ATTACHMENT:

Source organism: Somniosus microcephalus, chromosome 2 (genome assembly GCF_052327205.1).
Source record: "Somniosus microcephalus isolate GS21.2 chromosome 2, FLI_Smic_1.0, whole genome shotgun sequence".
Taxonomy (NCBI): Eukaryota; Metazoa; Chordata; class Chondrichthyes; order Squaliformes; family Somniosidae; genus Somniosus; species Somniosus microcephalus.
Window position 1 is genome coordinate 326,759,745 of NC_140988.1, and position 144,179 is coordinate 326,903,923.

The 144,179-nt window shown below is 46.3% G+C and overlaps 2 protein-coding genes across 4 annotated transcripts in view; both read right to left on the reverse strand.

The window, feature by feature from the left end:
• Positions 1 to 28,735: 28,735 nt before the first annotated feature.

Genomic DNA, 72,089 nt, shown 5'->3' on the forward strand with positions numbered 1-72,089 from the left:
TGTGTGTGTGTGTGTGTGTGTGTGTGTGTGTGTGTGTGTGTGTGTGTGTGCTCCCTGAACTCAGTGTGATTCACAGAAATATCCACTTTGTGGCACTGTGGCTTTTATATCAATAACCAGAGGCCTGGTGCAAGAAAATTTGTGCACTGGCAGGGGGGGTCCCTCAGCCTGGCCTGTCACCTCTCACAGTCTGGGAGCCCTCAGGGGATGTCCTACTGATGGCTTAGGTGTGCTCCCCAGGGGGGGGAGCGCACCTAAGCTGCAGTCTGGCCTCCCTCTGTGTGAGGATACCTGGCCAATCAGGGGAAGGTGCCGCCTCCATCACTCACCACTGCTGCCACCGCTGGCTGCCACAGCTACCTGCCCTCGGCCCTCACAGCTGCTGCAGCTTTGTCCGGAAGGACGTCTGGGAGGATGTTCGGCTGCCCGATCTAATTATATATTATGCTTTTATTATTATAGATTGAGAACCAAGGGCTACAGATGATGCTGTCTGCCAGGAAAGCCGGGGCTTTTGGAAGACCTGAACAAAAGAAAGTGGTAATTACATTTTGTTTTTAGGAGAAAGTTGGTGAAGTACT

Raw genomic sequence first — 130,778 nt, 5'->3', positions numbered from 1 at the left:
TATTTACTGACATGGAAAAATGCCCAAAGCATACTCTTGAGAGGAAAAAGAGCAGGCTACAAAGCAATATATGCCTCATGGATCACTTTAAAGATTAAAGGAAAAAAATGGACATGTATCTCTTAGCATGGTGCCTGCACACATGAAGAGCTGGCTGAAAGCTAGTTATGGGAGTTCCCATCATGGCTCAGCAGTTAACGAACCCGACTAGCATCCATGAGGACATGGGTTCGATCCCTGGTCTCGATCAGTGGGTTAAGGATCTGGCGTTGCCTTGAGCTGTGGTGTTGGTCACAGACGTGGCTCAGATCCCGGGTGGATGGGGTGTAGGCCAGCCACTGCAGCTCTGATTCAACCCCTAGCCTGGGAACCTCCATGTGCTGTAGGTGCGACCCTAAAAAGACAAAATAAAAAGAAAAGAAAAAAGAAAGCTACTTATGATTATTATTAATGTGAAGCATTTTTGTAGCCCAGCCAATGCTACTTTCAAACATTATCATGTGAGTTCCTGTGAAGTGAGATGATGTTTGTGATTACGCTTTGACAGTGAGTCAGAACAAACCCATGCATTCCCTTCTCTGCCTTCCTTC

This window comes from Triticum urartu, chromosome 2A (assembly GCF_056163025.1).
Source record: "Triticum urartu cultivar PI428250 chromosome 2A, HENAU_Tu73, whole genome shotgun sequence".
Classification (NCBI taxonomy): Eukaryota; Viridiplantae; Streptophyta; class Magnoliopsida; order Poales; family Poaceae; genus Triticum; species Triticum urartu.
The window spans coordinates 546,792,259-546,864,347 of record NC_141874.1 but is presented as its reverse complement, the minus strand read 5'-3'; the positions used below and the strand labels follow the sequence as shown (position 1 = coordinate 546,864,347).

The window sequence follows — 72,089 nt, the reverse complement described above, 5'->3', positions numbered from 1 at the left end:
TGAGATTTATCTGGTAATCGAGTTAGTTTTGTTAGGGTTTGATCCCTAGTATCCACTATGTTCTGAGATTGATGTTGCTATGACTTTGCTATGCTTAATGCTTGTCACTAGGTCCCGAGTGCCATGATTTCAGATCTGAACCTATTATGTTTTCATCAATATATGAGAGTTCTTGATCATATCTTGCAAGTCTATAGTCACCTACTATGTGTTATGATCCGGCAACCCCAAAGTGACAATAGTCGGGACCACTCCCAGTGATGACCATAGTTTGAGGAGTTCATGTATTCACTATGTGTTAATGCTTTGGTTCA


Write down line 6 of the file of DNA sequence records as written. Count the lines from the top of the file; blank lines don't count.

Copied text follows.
The window, feature by feature from the left end: